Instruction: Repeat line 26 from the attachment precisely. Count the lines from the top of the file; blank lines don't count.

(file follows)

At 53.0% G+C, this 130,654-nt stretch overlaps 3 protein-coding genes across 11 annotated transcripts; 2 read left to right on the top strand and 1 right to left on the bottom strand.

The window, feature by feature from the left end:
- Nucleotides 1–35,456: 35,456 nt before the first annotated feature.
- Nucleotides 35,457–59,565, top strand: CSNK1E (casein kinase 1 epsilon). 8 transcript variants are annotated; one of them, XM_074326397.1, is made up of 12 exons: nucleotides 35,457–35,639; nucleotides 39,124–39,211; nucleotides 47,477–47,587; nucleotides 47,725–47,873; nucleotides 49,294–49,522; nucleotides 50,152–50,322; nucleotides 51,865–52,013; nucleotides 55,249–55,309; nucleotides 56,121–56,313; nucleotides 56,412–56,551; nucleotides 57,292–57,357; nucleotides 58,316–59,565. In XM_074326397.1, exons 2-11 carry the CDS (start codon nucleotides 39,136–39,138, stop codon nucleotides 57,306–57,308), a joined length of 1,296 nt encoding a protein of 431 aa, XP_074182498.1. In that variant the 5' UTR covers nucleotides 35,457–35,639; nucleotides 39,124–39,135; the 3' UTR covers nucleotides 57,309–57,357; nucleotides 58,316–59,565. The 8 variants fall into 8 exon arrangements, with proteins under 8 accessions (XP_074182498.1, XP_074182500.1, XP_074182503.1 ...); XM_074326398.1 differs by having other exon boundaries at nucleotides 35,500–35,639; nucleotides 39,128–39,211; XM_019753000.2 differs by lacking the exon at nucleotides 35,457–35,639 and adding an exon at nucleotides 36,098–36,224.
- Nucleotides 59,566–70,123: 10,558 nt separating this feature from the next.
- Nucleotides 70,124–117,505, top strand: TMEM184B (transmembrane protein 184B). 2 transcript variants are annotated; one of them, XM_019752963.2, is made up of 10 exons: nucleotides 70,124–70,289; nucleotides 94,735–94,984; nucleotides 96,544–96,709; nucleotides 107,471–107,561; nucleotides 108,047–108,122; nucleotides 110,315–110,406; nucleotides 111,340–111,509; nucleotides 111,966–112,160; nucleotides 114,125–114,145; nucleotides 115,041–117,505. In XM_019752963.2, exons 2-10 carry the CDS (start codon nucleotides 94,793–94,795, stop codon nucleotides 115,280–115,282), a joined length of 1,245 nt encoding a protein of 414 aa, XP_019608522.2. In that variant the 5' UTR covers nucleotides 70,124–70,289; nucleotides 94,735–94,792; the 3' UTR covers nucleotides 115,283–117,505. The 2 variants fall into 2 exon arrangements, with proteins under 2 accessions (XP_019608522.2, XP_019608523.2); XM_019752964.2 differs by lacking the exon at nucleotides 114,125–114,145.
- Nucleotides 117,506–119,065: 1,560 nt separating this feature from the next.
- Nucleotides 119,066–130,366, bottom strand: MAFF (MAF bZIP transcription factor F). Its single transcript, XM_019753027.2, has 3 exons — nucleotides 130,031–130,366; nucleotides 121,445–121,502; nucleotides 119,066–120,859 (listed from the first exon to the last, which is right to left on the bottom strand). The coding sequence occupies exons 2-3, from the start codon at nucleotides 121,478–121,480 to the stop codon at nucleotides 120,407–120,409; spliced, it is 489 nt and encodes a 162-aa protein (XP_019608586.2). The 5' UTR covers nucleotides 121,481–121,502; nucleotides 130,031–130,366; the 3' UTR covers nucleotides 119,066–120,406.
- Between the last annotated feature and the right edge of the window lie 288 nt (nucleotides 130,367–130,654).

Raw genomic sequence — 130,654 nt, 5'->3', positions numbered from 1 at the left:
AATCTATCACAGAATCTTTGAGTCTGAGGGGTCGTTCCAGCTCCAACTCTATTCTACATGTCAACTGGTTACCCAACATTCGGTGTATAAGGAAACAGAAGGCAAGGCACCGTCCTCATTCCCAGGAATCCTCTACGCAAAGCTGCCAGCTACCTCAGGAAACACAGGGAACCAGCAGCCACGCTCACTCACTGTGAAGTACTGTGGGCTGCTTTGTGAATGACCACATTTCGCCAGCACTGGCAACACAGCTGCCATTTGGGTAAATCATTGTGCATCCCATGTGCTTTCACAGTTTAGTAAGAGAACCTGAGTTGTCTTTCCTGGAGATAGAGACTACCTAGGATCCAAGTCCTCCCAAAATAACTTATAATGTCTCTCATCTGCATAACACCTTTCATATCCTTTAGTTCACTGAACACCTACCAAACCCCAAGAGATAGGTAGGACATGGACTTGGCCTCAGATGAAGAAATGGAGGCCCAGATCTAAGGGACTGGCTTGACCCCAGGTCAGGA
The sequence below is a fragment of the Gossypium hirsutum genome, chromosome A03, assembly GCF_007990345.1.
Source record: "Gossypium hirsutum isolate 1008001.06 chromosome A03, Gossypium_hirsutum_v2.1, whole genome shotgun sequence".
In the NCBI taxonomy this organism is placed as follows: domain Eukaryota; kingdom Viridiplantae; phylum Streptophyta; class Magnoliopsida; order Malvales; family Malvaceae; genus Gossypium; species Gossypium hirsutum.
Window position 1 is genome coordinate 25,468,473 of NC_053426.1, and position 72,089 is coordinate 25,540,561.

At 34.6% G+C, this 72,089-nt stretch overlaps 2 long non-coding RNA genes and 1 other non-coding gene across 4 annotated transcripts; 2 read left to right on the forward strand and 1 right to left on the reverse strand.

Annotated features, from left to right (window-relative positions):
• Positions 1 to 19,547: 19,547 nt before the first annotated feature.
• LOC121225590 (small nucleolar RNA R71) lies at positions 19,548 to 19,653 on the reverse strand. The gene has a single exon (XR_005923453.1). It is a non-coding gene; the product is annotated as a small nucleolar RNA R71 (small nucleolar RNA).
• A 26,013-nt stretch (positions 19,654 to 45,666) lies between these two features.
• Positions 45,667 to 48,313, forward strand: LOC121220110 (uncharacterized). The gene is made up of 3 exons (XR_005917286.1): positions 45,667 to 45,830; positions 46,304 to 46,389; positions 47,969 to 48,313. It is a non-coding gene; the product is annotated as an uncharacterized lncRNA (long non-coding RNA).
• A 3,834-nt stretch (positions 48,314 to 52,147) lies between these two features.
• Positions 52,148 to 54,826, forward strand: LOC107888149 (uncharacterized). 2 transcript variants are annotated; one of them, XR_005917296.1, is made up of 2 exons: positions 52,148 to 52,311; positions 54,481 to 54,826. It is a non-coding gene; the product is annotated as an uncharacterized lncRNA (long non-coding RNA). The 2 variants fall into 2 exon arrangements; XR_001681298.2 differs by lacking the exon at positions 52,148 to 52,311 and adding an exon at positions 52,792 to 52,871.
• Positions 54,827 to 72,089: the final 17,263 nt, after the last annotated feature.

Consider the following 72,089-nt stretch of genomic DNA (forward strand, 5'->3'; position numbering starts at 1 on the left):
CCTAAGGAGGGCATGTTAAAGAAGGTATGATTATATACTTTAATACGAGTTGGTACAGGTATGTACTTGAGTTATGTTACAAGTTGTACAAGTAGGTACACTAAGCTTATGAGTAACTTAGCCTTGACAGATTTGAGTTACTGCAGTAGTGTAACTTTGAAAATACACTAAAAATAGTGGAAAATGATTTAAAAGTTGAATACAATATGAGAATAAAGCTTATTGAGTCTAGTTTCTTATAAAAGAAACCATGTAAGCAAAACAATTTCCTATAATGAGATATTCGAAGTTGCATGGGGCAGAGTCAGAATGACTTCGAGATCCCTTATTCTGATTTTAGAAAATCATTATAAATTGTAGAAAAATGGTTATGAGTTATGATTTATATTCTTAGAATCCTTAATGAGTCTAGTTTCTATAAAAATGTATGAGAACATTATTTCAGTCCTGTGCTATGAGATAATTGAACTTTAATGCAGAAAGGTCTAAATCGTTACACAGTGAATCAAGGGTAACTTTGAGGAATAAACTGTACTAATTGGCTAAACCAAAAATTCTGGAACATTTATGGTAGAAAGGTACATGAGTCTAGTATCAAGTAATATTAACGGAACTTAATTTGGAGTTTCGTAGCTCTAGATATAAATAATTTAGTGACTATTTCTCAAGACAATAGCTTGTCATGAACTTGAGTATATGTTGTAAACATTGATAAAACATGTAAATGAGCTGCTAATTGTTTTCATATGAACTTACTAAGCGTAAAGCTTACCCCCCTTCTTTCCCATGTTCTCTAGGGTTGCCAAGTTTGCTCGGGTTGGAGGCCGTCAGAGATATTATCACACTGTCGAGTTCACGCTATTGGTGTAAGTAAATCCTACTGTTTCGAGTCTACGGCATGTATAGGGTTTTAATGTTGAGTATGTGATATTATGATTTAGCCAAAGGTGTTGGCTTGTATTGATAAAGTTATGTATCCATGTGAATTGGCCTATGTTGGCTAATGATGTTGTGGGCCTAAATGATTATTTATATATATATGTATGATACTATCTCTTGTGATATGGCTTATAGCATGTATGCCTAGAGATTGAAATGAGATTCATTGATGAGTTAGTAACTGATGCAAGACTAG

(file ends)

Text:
CCTAAGGAGGGCATGTTAAAGAAGGTATGATTATATACTTTAATACGAGTTGGTACAGGTATGTACTTGAGTTATGTTACAAGTTGTACAAGTAGGTACACTAAGCTTATGAGTAACTTAGCCTTGACAGATTTGAGTTACTGCAGTAGTGTAACTTTGAAAATACACTAAAAATAGTGGAAAATGATTTAAAAGTTGAATACAATATGAGAATAAAGCTTATTGAGTCTAGTTTCTTATAAAAGAAACCATGTAAGCAAAACAATTTCCTATAATGAGATATTCGAAGTTGCATGGGGCAGAGTCAGAATGACTTCGAGATCCCTTATTCTGATTTTAGAAAATCATTATAAATTGTAGAAAAATGGTTATGAGTTATGATTTATATTCTTAGAATCCTTAATGAGTCTAGTTTCTATAAAAATGTATGAGAACATTATTTCAGTCCTGTGCTATGAGATAATTGAACTTTAATGCAGAAAGGTCTAAATCGTTACACAGTGAATCAAGGGTAACTTTGAGGAATAAACTGTACTAATTGGCTAAACCAAAAATTCTGGAACATTTATGGTAGAAAGGTACATGAGTCTAGTATCAAGTAATATTAACGGAACTTAATTTGGAGTTTCGTAGCTCTAGATATAAATAATTTAGTGACTATTTCTCAAGACAATAGCTTGTCATGAACTTGAGTATATGTTGTAAACATTGATAAAACATGTAAATGAGCTGCTAATTGTTTTCATATGAACTTACTAAGCGTAAAGCTTACCCCCCTTCTTTCCCATGTTCTCTAGGGTTGCCAAGTTTGCTCGGGTTGGAGGCCGTCAGAGATATTATCACACTGTCGAGTTCACGCTATTGGTGTAAGTAAATCCTACTGTTTCGAGTCTACGGCATGTATAGGGTTTTAATGTTGAGTATGTGATATTATGATTTAGCCAAAGGTGTTGGCTTGTATTGATAAAGTTATGTATCCATGTGAATTGGCCTATGTTGGCTAATGATGTTGTGGGCCTAAATGATTATTTATATATATATGTATGATACTATCTCTTGTGATATGGCTTATAGCATGTATGCCTAGAGATTGAAATGAGATTCATTGATGAGTTAGTAACTGATGCAAGACTAG